One More Toy

I instantly felt fabulous walking the beach of Pampelonne, around the bend from St. Tropez. I could envision gazillionaires sipping Belver Bears Belvedere in a beach club. Those same gazillionaires would come in via yacht from St. Tropez and be escorted by shuttle boats from their floating mansions to the beach club.

Instead, we walked up barefoot carrying a change of clothes in a plastic bag from the Radisson Blu and went from club to club asking – in French, proudly – how much it costs to rent a beach chair. Mind you it was 3pm on a Monday in May -22 Euros per chair in the second row and 26 Euros in the first row – towels not included. We lived large and took the first row – even though no one else was there.

It quickly occurred to me that however serene and secluded, this wasn’t the type of beach you come to unprepared. I wished the onesie from Target I was wearing could suddenly turn into Chanel. But as the beach bar tender reminded us – we weren’t from there. If we were, we wouldn’t be asking the price in the first place.


When we headed back to St. Tropez, the glitz on one side almost blinded me while the beauty on the other took my breath away. The main street is lined with yachts whose owners have paid good money to reserve space in one of the world’s most sought-after parking spots. Owners and five of their closest, best-looking, friends, stand on the back porch as their yacht pulls in. Tourists wait, point, whisper and take pictures as if watching zoo animals. We were feet away yet no one interacted with them. They were just there to look pretty.


At the end of the main street though is where the land ends, meeting the golf of St. Tropez. There, surrounded by only water and the Citadel, I felt hints of the unassuming fishing village it was once and the charming people that occupied it.


A town where servers, dressed as fishermen, let you pick the table, even if it is the only one not already made up for dinner. Once you’re seated , you eat moules frites and sip on rose while watching the sun fade, casting a magnificent light over the old town and its harbor.


But once that meal is over, you’re reminded that this is now the place that draws billionaires, the place where one fellow calls his hundred million dollar yacht, “One More Toy.”




Cannes before the Storm

There was something eery but also almost A-lister-y to be in the city of the Cannes Film Festival the week before the big event. Have you ever shown up to a party early and the hosts are trying to convince you it’s going to be a great time? I never have – shown up to anything early for that matter – but I imagine it feels loser-ish and elitist all at the same time.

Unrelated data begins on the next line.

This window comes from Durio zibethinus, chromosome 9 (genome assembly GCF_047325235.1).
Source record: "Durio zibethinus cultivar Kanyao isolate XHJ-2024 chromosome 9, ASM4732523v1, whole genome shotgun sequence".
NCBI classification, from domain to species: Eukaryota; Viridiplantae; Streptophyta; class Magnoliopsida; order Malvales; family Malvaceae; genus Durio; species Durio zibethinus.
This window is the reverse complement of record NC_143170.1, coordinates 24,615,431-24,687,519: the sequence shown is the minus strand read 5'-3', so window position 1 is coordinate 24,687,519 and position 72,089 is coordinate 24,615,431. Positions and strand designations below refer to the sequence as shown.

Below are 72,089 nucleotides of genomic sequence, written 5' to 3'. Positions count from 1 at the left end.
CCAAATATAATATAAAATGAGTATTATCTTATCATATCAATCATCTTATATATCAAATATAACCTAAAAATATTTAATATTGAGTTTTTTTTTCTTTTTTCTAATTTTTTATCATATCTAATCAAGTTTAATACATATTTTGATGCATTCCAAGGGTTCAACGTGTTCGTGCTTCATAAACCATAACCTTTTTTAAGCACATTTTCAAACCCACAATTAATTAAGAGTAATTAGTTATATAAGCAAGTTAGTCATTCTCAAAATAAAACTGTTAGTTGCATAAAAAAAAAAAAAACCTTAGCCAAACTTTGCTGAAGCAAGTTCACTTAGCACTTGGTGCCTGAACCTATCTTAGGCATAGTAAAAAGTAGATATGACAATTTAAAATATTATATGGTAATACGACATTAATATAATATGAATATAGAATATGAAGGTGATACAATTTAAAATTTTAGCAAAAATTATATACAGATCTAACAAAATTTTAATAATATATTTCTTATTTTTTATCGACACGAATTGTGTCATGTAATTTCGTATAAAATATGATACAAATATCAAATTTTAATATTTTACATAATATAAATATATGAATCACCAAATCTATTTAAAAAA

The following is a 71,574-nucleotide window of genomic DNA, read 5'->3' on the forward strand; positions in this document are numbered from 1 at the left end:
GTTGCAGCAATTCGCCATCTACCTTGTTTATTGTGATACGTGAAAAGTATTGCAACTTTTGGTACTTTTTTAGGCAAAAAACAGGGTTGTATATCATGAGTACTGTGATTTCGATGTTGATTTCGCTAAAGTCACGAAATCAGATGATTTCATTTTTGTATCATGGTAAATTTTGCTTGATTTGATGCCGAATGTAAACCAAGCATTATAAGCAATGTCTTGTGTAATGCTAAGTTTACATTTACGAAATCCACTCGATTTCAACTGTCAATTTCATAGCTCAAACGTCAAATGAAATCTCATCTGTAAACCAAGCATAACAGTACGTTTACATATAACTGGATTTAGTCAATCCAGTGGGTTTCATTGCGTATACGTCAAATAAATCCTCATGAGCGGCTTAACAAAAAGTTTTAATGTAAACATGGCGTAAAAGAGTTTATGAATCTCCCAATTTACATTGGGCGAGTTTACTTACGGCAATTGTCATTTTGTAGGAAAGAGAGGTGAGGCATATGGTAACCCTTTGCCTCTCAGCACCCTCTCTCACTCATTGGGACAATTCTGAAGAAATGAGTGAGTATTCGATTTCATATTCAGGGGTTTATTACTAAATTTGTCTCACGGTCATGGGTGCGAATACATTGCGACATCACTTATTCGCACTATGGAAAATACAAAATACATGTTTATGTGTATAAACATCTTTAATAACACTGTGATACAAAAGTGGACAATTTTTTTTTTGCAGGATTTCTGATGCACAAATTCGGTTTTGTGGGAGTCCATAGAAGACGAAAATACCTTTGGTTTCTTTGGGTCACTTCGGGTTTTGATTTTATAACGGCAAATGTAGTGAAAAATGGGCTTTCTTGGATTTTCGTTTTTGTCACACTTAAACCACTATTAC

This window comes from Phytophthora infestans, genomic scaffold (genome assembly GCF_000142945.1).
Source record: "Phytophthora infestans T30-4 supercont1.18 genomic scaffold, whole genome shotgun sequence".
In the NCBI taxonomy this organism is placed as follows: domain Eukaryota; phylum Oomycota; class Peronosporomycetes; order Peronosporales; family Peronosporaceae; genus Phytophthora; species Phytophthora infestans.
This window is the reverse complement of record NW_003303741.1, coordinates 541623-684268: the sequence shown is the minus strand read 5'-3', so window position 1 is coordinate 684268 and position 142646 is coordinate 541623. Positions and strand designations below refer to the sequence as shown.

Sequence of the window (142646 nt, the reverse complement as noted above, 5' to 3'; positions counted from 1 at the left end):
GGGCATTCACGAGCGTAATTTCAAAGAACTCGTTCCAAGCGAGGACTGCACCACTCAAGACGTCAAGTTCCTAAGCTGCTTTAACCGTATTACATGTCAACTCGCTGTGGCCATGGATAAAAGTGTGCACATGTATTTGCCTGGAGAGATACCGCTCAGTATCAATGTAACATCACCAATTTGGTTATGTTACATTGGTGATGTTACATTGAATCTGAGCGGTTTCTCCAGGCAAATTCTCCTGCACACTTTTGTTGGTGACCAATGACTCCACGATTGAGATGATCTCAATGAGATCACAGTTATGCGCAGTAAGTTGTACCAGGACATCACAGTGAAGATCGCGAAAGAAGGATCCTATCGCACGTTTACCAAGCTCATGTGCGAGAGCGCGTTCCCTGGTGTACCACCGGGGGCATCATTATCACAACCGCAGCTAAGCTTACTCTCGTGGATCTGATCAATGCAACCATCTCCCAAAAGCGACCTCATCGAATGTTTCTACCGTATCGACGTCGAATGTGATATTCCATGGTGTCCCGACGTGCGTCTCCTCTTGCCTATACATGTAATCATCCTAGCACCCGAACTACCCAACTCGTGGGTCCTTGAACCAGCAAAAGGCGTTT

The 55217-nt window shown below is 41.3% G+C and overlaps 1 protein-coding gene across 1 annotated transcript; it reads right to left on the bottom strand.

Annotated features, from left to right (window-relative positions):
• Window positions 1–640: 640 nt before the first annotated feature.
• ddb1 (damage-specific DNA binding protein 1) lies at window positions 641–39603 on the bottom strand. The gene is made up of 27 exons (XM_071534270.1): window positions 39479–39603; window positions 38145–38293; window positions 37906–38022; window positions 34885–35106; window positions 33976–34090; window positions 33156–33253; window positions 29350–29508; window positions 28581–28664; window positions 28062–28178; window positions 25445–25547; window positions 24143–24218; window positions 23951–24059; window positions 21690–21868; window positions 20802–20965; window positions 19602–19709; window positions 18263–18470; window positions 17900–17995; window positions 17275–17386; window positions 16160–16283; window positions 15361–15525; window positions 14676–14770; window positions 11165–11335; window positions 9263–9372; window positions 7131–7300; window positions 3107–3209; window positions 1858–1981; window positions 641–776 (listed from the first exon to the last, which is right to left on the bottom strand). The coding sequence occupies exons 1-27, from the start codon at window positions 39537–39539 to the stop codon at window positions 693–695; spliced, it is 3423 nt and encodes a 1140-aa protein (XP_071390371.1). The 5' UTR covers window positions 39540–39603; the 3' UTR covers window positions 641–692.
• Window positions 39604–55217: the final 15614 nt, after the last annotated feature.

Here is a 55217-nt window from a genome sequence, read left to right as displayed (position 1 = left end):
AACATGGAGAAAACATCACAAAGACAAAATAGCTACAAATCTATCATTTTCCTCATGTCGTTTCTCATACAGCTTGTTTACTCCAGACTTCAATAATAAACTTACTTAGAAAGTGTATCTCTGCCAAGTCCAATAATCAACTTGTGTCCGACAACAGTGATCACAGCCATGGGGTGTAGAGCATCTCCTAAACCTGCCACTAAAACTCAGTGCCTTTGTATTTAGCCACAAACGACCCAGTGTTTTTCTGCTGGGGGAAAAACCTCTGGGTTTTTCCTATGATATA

We were there for the fussing, hyping and anticipation of the service industry, who were readying for the difficult requests that would come in just 10 days, such as Angelina Jolie asking for a cold glass of ice water. Given Europe serves just about any beverage at room temperature, that requires quite a bit of preparation.


But of course this being us, it was completely unplanned. I happened to have a meeting in Nice on a Tuesday and Monday was a UK Bank Holiday so we naturally took advantage of the weekend.

We flew from London to Nice, rented a car and drove the 25 minutes to Cannes. We had imagined we would stay one night and continue on the Côte d’Azur but the Radisson Blu, where we stayed on accumulated points, welcomed our arrival, which must have been a nice distraction and somewhere to put their nervous energy. We were upgraded to ocean view and given free access to the spa, which rivaled the one at Canyon Ranch, a hard feat: The rock-star treatment and “Le 360 & Panoramic Rooftop Terrace,” were enough to convince us to stay three nights.

We didn’t have to look far for a beach as the one across the street was gorgeous.


And while I couldn’t wait to check out the glitz and glam of St. Tropez, the yachts in Cannes weren’t bad either.


Bonus: what happens when you’re all dressed up at a 5-star restaurant the week before the Cannes Film Festival? The owner stops by to ask whether she can tag a photo of you on the restaurant’s Facebook page.

“Please arrange royalties with my agent. Merci!”